If the threat has gotten this far, it’s made changes to the machine and is going to require a lot more work from IT staff. Some companies or industries require that forensics be done on the affected machines to determine what data has been stolen or tampered with. And those affected machines will either need to be cleaned or reimaged — it can be less costly and time-consuming if the data has been backed up and there is a standard corporate image that can be quickly replaced onto the machine.

Actions: Time to Wreak Havoc

What the threats do at this point is entirely up to the attacker. It may steal data, it may spew spam or DDoS traffic, or it may steal CPU cycles for other purposes. If the threat has gotten this far, you can count on having to do all the work from the previous stages, but on a larger scale. It may have gone from one machine within the network to many (or all) of the machines in your network, it may have done a lot more damage or stolen a whole lot more data. If nothing has detected the file at this point, you may be dealing with an “Advanced Persistent Threat,” which is a fancy way of saying that sufficient security measures were not in place to detect the threat.

Reversed Cyber Kill Chain Model

As I was researching and working through the Classic Cyber Kill Chain Model, I was reading an article about a new Cyber Kill Chain Model that predicted activities, in the event that, an attack occurred from the inside out by an internal nefarious actor such as a disgruntled or disloyal employee.

In the article, I read they spoke about an employee who was looking for a new job and exfiltrating data to take with them for the purpose of sharing with a new employer and an employee who was exfiltrating data for the purpose of personal gain by selling the data on the darkweb or to some other purchaser. In both scenarios, the Classic Cyber Kill Chain will not fit the model needed to detect and deter such actions.

In the process of designing a model that may satisfactorily detect or deter such actions, I started by reversing the Classic Cyber Kill Chain Model as a starting point but when I did that the results were less than desirable.

Figure B.

As I was looking at the Classic Model and the Reversal of the Classic Model what I found was that there were only 2 steps out of 7 that we apply to in a scenario where an internal actor is attempting to steal data from a company where they already have physical access and some level of data or network access. The first and the last steps were the only somewhat applicable steps.

I also applied the Classic Kill Chain Model to a scenario where an outside actor (True Hacker) worked with an internal actor (employee) and the Reversed Cyber Kill Chain Model seemed to fit that scenario best simply because instead of the outside actor having to recon the external network they could simply weaponize (the package) and pass the weaponized files to the inside actor for delivery. Once delivery occurs the package could self-exploit, install and reach out via C2 to gather instructions for requested actions to be taken. The internal actor could be available in case there were any glitches or to overcome any internal IT detection and remediation efforts. However, correctly written APT malware is going to propagate in a way as to thwart any IT effort to remediate exploit.

A New Internal Cyber Kill Chain Model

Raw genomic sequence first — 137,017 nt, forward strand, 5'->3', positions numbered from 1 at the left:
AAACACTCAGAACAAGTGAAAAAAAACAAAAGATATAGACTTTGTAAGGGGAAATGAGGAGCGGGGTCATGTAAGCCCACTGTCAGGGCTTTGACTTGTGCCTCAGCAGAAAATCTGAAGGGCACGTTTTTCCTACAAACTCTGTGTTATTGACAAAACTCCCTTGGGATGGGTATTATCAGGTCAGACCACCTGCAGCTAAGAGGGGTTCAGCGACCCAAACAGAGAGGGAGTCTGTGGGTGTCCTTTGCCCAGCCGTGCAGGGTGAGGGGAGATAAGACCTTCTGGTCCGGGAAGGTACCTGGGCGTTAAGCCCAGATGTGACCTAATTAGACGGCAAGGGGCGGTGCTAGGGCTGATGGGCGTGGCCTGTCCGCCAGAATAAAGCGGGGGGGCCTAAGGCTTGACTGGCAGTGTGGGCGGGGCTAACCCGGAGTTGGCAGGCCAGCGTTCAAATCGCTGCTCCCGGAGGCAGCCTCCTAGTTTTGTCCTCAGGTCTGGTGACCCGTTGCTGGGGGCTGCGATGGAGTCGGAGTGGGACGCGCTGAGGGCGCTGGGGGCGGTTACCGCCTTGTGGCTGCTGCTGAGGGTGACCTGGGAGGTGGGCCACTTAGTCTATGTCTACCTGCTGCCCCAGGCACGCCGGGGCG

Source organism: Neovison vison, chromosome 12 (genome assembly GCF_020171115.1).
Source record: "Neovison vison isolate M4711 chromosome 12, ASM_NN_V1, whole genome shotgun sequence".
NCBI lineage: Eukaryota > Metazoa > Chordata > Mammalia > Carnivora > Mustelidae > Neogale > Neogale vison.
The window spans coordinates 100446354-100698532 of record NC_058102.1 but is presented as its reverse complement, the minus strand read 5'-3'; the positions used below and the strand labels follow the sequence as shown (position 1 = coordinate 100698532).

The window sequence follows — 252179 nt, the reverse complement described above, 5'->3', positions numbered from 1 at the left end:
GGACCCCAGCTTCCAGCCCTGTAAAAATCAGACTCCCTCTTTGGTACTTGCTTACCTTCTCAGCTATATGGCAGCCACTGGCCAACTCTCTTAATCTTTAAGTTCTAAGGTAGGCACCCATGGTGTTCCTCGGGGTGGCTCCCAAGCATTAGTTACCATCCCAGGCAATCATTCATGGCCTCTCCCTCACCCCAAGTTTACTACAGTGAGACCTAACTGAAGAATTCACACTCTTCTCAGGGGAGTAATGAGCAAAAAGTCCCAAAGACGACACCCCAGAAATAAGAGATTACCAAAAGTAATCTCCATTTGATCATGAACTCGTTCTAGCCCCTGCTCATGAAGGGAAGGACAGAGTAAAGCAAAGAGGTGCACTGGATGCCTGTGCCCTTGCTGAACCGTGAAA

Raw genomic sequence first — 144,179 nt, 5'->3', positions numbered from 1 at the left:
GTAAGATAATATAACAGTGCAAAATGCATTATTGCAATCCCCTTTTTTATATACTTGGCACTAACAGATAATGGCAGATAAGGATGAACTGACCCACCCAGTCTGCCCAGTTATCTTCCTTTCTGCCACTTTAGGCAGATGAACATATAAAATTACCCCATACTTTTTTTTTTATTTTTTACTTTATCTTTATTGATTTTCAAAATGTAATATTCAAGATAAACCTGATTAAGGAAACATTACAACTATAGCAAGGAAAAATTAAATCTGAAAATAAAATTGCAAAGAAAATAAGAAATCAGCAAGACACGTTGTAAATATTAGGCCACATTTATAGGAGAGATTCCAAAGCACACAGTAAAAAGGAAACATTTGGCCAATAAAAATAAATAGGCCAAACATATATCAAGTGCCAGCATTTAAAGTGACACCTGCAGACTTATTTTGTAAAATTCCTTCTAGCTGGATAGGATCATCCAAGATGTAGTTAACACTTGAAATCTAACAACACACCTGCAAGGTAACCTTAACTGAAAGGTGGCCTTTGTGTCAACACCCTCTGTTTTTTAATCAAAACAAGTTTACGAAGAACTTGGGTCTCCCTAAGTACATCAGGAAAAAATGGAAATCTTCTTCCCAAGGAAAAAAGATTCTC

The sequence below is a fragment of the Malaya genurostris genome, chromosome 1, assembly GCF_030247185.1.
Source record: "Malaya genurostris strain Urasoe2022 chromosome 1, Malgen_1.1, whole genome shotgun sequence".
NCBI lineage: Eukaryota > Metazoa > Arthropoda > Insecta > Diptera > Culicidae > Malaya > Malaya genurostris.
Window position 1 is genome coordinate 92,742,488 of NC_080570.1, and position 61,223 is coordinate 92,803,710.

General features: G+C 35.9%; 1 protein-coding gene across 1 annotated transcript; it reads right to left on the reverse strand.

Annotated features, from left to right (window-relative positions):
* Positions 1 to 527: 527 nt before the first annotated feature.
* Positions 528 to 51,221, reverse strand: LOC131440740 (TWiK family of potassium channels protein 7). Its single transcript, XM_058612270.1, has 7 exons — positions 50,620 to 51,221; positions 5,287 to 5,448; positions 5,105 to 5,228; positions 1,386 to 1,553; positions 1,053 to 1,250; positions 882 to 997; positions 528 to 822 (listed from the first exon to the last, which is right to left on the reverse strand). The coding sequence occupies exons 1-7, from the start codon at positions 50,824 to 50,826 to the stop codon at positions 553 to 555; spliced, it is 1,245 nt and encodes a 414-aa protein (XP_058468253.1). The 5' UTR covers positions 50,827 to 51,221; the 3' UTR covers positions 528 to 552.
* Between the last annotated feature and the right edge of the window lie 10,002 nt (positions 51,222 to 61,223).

The article talks heavily about the comparison of reactive vs. proactive approaches to network security. The goal is to stop a potential attack in progress before damage is done, which is nearly impossible in the event of most attacks. Most attacks are carried out through Phishing attacks which means that most of the attacks are allowed into the network by an unknowing accomplice. In the article, writer Ryan Stolte breaks down the internal actors by categorizing them as Flight Risks and Persistent Insiders.

“Flight Risks: Employees looking to leave the company elevate the risk of data loss. They tend to be less sophisticated and exhibit less cautious behavior on their way out. The kill chain–style reactive risk model begins with looking for early indicators — for example, if an employee frequently visits job search websites, something he or she typically would not do. However, even if employees are visiting those kinds of websites, that doesn’t necessarily mean they are a threat. They become a potential threat when they move to the next stage when, for example, they upload unusually large encrypted files to cloud storage at odd working hours.

A combination of those two stages — an employee has repeatedly visited job search websites and has uploaded an unusually large file at odd working hours — is a good indication that the person is a flight risk and must be closely monitored. The next stage entails the employee aggressively trying to pull sensitive data off the network. He may attempt to email sensitive data to an outside address, get blocked, and continue to try other methods until he succeeds.

The goal of this kill chain–style risk model is to identify people who are flight risks and approach them before the exfiltration occurs. Or if they do exfiltrate data, identify the activity and stop them before they cause real damage to the company.

Persistent Insiders: Unlike flight risks, these threats are more sophisticated insiders who have no intention of leaving the organization. They repeatedly look for whatever sensitive data they can get their hands on to hurt the organization and/or sell for profit. Organizations won’t see these employees looking at job search websites. Instead, they will visit websites where they can circumvent web proxies. These are websites that allow them to hide and then jump to the Dark Web, for example, to move data and bypass controls.

The next stage of the chain is when they persistently try logging into systems to which they typically do not have access. They quietly “jiggle doors” looking for sensitive data that is outside the scope of their, their peers’, and overall team’s role.